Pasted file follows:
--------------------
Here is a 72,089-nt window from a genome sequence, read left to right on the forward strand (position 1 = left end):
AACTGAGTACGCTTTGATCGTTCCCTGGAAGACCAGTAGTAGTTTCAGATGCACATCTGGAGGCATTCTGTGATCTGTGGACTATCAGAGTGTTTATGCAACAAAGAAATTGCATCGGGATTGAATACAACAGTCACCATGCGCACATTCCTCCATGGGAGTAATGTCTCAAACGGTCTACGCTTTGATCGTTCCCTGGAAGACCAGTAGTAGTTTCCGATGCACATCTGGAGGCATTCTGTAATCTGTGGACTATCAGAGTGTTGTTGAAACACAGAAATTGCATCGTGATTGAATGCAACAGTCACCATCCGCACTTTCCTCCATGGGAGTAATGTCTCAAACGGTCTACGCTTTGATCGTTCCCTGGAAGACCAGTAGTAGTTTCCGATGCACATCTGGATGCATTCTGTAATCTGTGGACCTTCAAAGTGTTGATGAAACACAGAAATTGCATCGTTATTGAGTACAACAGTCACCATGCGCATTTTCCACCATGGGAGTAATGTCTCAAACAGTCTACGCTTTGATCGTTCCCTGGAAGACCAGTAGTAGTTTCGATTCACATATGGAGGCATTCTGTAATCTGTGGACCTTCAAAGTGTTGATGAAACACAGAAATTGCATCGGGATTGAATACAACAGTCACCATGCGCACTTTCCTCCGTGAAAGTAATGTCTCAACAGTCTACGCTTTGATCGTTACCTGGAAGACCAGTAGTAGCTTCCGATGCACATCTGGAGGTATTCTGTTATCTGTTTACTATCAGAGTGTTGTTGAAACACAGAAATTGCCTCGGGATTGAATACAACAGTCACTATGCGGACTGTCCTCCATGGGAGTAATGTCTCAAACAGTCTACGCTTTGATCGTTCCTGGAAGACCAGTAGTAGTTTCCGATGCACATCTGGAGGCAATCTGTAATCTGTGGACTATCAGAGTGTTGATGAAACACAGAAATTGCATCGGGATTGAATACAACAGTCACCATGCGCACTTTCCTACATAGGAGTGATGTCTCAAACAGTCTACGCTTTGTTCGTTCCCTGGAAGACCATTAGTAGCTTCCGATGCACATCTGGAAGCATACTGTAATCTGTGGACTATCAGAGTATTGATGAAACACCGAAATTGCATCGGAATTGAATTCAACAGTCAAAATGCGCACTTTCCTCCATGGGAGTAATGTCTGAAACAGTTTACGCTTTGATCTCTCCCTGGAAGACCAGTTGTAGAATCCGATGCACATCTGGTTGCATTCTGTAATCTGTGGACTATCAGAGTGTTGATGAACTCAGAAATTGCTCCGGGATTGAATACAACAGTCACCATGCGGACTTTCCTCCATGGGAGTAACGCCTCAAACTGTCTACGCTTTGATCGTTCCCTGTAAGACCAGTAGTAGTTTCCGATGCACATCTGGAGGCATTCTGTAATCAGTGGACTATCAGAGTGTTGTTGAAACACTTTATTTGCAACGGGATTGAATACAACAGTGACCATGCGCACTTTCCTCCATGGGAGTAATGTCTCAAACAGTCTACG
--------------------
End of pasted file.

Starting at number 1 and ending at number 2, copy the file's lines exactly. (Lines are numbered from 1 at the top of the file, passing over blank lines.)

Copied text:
Here is a 72,089-nt window from a genome sequence, read left to right on the forward strand (position 1 = left end):
AACTGAGTACGCTTTGATCGTTCCCTGGAAGACCAGTAGTAGTTTCAGATGCACATCTGGAGGCATTCTGTGATCTGTGGACTATCAGAGTGTTTATGCAACAAAGAAATTGCATCGGGATTGAATACAACAGTCACCATGCGCACATTCCTCCATGGGAGTAATGTCTCAAACGGTCTACGCTTTGATCGTTCCCTGGAAGACCAGTAGTAGTTTCCGATGCACATCTGGAGGCATTCTGTAATCTGTGGACTATCAGAGTGTTGTTGAAACACAGAAATTGCATCGTGATTGAATGCAACAGTCACCATCCGCACTTTCCTCCATGGGAGTAATGTCTCAAACGGTCTACGCTTTGATCGTTCCCTGGAAGACCAGTAGTAGTTTCCGATGCACATCTGGATGCATTCTGTAATCTGTGGACCTTCAAAGTGTTGATGAAACACAGAAATTGCATCGTTATTGAGTACAACAGTCACCATGCGCATTTTCCACCATGGGAGTAATGTCTCAAACAGTCTACGCTTTGATCGTTCCCTGGAAGACCAGTAGTAGTTTCGATTCACATATGGAGGCATTCTGTAATCTGTGGACCTTCAAAGTGTTGATGAAACACAGAAATTGCATCGGGATTGAATACAACAGTCACCATGCGCACTTTCCTCCGTGAAAGTAATGTCTCAACAGTCTACGCTTTGATCGTTACCTGGAAGACCAGTAGTAGCTTCCGATGCACATCTGGAGGTATTCTGTTATCTGTTTACTATCAGAGTGTTGTTGAAACACAGAAATTGCCTCGGGATTGAATACAACAGTCACTATGCGGACTGTCCTCCATGGGAGTAATGTCTCAAACAGTCTACGCTTTGATCGTTCCTGGAAGACCAGTAGTAGTTTCCGATGCACATCTGGAGGCAATCTGTAATCTGTGGACTATCAGAGTGTTGATGAAACACAGAAATTGCATCGGGATTGAATACAACAGTCACCATGCGCACTTTCCTACATAGGAGTGATGTCTCAAACAGTCTACGCTTTGTTCGTTCCCTGGAAGACCATTAGTAGCTTCCGATGCACATCTGGAAGCATACTGTAATCTGTGGACTATCAGAGTATTGATGAAACACCGAAATTGCATCGGAATTGAATTCAACAGTCAAAATGCGCACTTTCCTCCATGGGAGTAATGTCTGAAACAGTTTACGCTTTGATCTCTCCCTGGAAGACCAGTTGTAGAATCCGATGCACATCTGGTTGCATTCTGTAATCTGTGGACTATCAGAGTGTTGATGAACTCAGAAATTGCTCCGGGATTGAATACAACAGTCACCATGCGGACTTTCCTCCATGGGAGTAACGCCTCAAACTGTCTACGCTTTGATCGTTCCCTGTAAGACCAGTAGTAGTTTCCGATGCACATCTGGAGGCATTCTGTAATCAGTGGACTATCAGAGTGTTGTTGAAACACTTTATTTGCAACGGGATTGAATACAACAGTGACCATGCGCACTTTCCTCCATGGGAGTAATGTCTCAAACAGTCTACG